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How to Hold a Camera
Blur caused by camera shake is one of the commonest faults in negatives exposed with the camera held in the hand. This is understandable because most amateur snapshots are taken with shutter speeds of 1/25 and 1/50 second. Most people think that they can hold a camera steady for such short intervals. But actual tests show that shake is common at all shutter speeds up to 1/150 second. Even so, it is fairly easy to learn to hold a camera steady at 1/25 second.
Gripping the Camera
The exact way of getting hold of the camera body will depend on the type of the camera used, on its size relative to your hands, and on personal preference. The grip to aim at in every case is one which permits pressing of the release (and operation of other essential controls, e.g., rangefinder focusing knob where appropriate) without detracting from the support which the hands should give the camera. This is often a matter of trial and error; try different holds and see how comfortably you can release the shutter while still holding the camera still.
Cameras with eye-level finders are best pressed against cheek and forehead for steadiness, with the hands gripping each end of the body. With a folding model, the ringers of one hand may, if there is room, curl round one side of the baseboard, or else be tucked behind it. In either case, keep all fingers clear of the lens and rangefinder windows (if any). If the camera is in an ever-ready case, use the third and little fingers of one hand to keep the lid or flap of the case out of the way of the lens when necessary.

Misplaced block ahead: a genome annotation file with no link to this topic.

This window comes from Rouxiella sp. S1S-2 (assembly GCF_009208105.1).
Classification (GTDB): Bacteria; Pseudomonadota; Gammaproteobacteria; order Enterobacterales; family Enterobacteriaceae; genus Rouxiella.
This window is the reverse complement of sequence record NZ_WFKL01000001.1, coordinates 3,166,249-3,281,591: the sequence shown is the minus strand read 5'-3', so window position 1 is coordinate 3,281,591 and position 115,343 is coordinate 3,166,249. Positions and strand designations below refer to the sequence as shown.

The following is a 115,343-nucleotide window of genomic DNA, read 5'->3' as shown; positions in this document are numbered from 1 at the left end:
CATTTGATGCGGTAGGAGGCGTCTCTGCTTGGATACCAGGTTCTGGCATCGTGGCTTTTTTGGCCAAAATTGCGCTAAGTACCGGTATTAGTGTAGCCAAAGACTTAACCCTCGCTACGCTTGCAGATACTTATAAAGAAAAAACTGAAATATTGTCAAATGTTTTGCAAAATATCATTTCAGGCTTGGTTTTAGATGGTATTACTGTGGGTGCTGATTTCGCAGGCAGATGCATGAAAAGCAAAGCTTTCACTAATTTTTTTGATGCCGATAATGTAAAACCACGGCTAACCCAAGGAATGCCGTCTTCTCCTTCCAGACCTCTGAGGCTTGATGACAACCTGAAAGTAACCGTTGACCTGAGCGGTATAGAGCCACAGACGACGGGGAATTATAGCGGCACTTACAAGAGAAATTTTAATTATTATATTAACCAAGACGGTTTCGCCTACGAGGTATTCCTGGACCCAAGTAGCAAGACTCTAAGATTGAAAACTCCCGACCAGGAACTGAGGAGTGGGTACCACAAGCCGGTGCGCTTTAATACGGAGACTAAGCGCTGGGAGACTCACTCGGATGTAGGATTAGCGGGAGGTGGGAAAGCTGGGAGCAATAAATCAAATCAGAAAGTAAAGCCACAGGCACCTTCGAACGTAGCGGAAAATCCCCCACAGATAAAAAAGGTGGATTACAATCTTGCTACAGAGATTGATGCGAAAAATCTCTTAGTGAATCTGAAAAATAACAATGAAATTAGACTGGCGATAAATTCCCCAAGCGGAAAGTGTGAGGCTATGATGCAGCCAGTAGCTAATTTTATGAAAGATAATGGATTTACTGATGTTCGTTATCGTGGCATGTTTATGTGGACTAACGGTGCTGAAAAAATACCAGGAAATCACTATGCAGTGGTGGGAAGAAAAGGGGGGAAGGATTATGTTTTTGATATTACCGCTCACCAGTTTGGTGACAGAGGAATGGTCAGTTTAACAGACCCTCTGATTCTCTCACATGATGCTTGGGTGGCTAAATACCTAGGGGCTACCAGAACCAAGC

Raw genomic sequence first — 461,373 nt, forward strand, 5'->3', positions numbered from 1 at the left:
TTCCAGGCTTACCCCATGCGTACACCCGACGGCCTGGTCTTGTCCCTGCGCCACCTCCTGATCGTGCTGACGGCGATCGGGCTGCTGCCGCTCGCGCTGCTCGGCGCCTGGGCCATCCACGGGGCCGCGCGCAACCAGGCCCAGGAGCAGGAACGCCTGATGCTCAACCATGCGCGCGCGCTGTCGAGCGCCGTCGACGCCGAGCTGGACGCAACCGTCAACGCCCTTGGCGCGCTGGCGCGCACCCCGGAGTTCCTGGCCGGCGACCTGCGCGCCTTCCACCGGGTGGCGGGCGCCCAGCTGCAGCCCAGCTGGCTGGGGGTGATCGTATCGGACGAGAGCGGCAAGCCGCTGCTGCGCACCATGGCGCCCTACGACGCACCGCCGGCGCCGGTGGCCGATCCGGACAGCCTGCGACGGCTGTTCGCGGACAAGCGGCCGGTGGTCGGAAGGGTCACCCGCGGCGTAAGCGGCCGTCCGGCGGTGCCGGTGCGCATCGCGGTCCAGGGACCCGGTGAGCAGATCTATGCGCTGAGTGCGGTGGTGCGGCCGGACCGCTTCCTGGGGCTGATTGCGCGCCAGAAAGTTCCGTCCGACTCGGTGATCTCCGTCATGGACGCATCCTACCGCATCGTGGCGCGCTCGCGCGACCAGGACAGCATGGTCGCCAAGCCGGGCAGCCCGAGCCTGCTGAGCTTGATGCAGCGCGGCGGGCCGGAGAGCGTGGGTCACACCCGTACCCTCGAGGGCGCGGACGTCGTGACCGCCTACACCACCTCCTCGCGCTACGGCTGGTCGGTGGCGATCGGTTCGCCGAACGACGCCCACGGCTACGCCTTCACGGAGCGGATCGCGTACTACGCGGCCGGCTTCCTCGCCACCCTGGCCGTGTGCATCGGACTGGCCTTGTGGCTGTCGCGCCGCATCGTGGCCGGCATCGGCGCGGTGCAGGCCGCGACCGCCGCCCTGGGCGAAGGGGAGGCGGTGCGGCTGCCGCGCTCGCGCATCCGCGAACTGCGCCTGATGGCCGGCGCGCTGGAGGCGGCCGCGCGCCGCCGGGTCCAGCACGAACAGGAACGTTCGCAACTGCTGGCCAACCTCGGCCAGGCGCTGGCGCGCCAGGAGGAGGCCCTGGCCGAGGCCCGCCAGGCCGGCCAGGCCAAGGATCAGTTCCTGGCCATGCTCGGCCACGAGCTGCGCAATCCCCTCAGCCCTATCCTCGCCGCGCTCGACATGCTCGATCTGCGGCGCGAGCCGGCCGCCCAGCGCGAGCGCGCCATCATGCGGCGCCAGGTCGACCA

A camera strap can increase steadiness, too. For that purpose, shorten the strap until the camera lies well up on the chest with the strap hanging round the neck. Then bring the camera up to the eye, and hold it so that one or both hands are inside the loop of the strap. A certain amount of outward pressure will then tension the strap and keep the camera firmly pulled against the face.
The normal hold for a camera with waist-level finder (such as the old box cameras as well as reflex models) is to press it against the chest keeping both arms and elbows close to the body. If the camera or case has a neck strap, it is again useful to shorten this so as to bring the camera up as high as possible for comfortable viewing. Pulling against the strap will aid in holding the camera steady.
Finally, release the shutter smoothly. To do this you must practice until your finger can take up the first idle motion of the release quite quickly, and then squeeze steadily until the shutter trips. Do not try to release the shutter with one sharp movement or you will almost certainly jerk the camera. Aim at maintaining a uniform pressure throughout, without worrying about when the actual release will occur.
When making a fairly lengthy exposure, look around for something to brace your body against or rest your elbows upon. By using a tree, the side of a building, a lamp post, the top of a car or a gate, you can greatly reduce the risk of camera shake from the start. It is even better if you can hold the camera itself against something solid like a tree or lamp post.
If you are forced to work without some such support, go down on one knee and brace your elbow against the other, like a marksman. If this is impossible, or if it results in an unsatisfactory viewpoint, then at least stand with your feet well apart and your heels flat on the ground.
Some people find it easier to breathe put and then release the shutter, others breathe in and release the shutter while they hold their breath. Both of these methods lead to trouble if you have to wait before you make the exposure. The best way is simply to breathe naturally throughout the release.
Finally, waste no time over the operation. Do not prepare to release the shutter until you are quite ready to shoot, then proceed without hesitating. If you spend needless seconds at the ready you will stiffen up, start worrying about camera shake, and inevitably produce it.